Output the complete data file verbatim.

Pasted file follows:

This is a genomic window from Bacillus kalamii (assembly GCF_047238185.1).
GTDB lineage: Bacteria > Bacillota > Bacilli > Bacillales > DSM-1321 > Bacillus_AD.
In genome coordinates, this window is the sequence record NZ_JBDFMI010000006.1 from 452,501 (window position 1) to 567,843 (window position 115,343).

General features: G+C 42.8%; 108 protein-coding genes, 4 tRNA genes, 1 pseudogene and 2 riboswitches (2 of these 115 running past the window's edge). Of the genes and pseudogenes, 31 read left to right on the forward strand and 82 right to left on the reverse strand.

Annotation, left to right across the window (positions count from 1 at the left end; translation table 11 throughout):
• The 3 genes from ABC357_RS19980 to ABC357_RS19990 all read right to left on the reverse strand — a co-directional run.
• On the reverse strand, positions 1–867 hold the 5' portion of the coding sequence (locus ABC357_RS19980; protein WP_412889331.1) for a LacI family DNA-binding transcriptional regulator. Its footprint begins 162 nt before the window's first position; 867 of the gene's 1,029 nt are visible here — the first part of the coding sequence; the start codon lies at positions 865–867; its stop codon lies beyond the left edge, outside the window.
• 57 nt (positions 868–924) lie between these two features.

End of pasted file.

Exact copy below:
This is a genomic window from Bacillus kalamii (assembly GCF_047238185.1).
GTDB lineage: Bacteria > Bacillota > Bacilli > Bacillales > DSM-1321 > Bacillus_AD.
In genome coordinates, this window is the sequence record NZ_JBDFMI010000006.1 from 452,501 (window position 1) to 567,843 (window position 115,343).

General features: G+C 42.8%; 108 protein-coding genes, 4 tRNA genes, 1 pseudogene and 2 riboswitches (2 of these 115 running past the window's edge). Of the genes and pseudogenes, 31 read left to right on the forward strand and 82 right to left on the reverse strand.

Annotation, left to right across the window (positions count from 1 at the left end; translation table 11 throughout):
• The 3 genes from ABC357_RS19980 to ABC357_RS19990 all read right to left on the reverse strand — a co-directional run.
• On the reverse strand, positions 1–867 hold the 5' portion of the coding sequence (locus ABC357_RS19980; protein WP_412889331.1) for a LacI family DNA-binding transcriptional regulator. Its footprint begins 162 nt before the window's first position; 867 of the gene's 1,029 nt are visible here — the first part of the coding sequence; the start codon lies at positions 865–867; its stop codon lies beyond the left edge, outside the window.
• 57 nt (positions 868–924) lie between these two features.